Eq: Large Cap

(New York)

The stock market just finished a sensational year, capping what seems a one-in-a-lifetime nine-year run. However, there is something very surprising about this rally that is different than those in the past—more and more Americans are sitting it out because of fear. Since the start of 2012, nearly a trillion Dollars has been pulled from retail equity mutual funds (some went back in as ETFs). The market rose 116% over the same period. In the last three years, US stock funds (ETFs included) have seen net outflows each year.

FINSUM: The Financial Crisis left deep scars for investors all across the country, and the traumatic effects of it can be seen in the data.

(New York)

It is that time of the year again, and investors need to watch out. January is historically the top month for retail bankruptcies, and it seems likely there is going to be another cull this year. Last year saw a furious pace of retail bankruptcies, with more companies going bust than during the Great Recession. January is traditionally when most companies file, according to data going back to 1981.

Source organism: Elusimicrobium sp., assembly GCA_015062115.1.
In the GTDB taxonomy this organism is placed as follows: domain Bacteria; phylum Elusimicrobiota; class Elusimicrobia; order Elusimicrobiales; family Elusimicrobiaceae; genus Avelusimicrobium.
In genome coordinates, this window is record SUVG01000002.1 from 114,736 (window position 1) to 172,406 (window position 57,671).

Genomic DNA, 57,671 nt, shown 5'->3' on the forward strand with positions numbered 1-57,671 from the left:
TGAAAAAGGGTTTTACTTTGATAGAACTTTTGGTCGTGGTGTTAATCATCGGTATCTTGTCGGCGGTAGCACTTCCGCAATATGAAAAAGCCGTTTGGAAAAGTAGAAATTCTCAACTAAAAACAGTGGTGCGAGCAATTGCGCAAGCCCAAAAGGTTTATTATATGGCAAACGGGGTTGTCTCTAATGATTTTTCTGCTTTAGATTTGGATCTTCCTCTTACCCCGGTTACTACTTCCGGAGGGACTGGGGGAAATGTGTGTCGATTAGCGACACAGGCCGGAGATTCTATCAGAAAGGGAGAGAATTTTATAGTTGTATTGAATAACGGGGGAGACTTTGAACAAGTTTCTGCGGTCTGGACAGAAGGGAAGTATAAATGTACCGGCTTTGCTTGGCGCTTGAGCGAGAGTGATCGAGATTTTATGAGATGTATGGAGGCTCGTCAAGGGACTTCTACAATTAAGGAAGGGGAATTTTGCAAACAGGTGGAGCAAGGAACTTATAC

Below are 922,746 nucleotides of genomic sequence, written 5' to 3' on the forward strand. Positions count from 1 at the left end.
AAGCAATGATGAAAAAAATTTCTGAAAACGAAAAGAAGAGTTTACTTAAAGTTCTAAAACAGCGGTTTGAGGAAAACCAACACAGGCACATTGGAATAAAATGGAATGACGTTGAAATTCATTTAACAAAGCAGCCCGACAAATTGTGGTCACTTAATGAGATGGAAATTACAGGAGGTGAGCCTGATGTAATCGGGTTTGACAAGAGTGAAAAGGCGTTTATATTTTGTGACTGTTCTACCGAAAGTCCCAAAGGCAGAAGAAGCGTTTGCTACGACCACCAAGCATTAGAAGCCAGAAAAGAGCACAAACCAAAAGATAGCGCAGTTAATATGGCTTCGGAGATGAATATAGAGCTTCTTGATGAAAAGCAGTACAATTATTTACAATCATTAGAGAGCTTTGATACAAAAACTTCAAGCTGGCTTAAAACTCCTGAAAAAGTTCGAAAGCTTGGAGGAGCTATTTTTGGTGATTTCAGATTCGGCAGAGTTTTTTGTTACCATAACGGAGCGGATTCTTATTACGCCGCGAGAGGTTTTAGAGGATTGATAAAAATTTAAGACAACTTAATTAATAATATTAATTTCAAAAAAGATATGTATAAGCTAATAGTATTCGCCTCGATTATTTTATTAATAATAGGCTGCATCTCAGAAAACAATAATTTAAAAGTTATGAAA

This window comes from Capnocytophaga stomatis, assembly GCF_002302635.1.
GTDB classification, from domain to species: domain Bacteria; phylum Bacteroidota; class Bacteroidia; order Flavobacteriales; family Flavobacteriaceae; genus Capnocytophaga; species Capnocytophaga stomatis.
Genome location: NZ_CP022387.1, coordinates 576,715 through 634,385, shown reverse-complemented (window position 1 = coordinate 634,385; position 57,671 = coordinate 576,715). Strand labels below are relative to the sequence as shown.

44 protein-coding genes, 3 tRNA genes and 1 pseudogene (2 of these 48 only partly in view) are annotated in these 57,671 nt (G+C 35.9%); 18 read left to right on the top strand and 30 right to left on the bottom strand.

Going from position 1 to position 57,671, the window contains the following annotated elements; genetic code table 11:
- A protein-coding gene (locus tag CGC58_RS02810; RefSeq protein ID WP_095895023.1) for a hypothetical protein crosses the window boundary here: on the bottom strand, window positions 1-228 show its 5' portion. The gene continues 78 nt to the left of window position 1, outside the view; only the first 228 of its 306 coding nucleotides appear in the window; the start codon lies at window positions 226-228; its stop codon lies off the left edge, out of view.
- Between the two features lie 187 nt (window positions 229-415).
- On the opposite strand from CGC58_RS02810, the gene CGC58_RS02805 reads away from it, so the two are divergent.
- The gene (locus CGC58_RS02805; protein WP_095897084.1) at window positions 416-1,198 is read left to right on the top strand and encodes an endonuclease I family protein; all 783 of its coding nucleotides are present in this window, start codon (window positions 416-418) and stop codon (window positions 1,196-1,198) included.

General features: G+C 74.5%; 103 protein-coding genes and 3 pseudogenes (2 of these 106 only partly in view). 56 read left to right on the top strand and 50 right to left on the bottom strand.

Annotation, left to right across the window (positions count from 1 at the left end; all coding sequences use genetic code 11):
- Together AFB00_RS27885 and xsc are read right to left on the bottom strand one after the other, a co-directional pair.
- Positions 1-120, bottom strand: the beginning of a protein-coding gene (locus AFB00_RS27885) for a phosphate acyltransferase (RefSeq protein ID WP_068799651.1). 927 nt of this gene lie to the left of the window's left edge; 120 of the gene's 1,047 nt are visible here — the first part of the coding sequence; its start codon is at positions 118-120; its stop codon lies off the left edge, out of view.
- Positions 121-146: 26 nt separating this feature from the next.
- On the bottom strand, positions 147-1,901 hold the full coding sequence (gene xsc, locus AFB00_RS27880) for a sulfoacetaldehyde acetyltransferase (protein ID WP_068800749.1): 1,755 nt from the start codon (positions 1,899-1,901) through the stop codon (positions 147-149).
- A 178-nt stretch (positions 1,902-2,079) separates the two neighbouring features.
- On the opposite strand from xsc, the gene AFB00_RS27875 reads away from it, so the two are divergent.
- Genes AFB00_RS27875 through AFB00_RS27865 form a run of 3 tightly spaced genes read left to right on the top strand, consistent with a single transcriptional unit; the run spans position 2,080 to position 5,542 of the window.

FINSUM: Christmas sales were a little better than feared this year, so a couple of zombies might linger on longer than January, but this is certainly going to be another year of retail bankruptcies.

(New York)

Well-known hedge fund manager Jeremy Grantham has published an article in Barron’s considering the state of the US equity market. His piece is well-thought out and communicated and comes to a clear conclusion—the bull market has more room to run. Basing his argument on a mix of historical market data, economic info, and psychological analysis, Grantham reluctantly comes to the conclusion that the bull market may be entering its final “melt up” phase. He says that while this is one of the priciest markets in history, “strangely, I find the less statistical data more compelling in this bubble context than the simple fact of overpricing”.

FINSUM: We know Grantham personally and respect his views. He was a pioneer in the statistical study of markets, but here says he leans away from that view, which is very noteworthy.

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